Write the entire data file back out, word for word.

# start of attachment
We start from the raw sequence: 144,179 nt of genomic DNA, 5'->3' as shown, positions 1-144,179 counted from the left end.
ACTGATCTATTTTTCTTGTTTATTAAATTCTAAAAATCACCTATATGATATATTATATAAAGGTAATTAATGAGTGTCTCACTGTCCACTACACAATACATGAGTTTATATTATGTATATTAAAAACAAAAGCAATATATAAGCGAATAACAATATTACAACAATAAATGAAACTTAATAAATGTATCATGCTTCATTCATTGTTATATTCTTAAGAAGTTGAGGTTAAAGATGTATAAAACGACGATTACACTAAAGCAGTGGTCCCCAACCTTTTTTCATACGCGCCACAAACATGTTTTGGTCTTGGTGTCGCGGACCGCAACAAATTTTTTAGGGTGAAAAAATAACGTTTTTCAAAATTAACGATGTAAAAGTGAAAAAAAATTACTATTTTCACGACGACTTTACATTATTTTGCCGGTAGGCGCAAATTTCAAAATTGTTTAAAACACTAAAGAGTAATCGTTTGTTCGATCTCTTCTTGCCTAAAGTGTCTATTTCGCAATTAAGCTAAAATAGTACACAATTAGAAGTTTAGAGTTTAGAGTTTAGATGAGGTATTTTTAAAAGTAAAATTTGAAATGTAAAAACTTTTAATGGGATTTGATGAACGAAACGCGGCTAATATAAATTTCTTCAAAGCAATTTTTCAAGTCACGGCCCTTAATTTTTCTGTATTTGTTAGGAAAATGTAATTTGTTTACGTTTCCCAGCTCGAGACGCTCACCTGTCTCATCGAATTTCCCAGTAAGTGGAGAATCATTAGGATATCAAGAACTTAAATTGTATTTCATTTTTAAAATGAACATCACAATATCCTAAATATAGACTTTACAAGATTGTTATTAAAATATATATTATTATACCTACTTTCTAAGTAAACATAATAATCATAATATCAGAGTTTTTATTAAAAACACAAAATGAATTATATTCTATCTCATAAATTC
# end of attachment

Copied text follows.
We start from the raw sequence: 144,179 nt of genomic DNA, 5'->3' as shown, positions 1-144,179 counted from the left end.
ACTGATCTATTTTTCTTGTTTATTAAATTCTAAAAATCACCTATATGATATATTATATAAAGGTAATTAATGAGTGTCTCACTGTCCACTACACAATACATGAGTTTATATTATGTATATTAAAAACAAAAGCAATATATAAGCGAATAACAATATTACAACAATAAATGAAACTTAATAAATGTATCATGCTTCATTCATTGTTATATTCTTAAGAAGTTGAGGTTAAAGATGTATAAAACGACGATTACACTAAAGCAGTGGTCCCCAACCTTTTTTCATACGCGCCACAAACATGTTTTGGTCTTGGTGTCGCGGACCGCAACAAATTTTTTAGGGTGAAAAAATAACGTTTTTCAAAATTAACGATGTAAAAGTGAAAAAAAATTACTATTTTCACGACGACTTTACATTATTTTGCCGGTAGGCGCAAATTTCAAAATTGTTTAAAACACTAAAGAGTAATCGTTTGTTCGATCTCTTCTTGCCTAAAGTGTCTATTTCGCAATTAAGCTAAAATAGTACACAATTAGAAGTTTAGAGTTTAGAGTTTAGATGAGGTATTTTTAAAAGTAAAATTTGAAATGTAAAAACTTTTAATGGGATTTGATGAACGAAACGCGGCTAATATAAATTTCTTCAAAGCAATTTTTCAAGTCACGGCCCTTAATTTTTCTGTATTTGTTAGGAAAATGTAATTTGTTTACGTTTCCCAGCTCGAGACGCTCACCTGTCTCATCGAATTTCCCAGTAAGTGGAGAATCATTAGGATATCAAGAACTTAAATTGTATTTCATTTTTAAAATGAACATCACAATATCCTAAATATAGACTTTACAAGATTGTTATTAAAATATATATTATTATACCTACTTTCTAAGTAAACATAATAATCATAATATCAGAGTTTTTATTAAAAACACAAAATGAATTATATTCTATCTCATAAATTC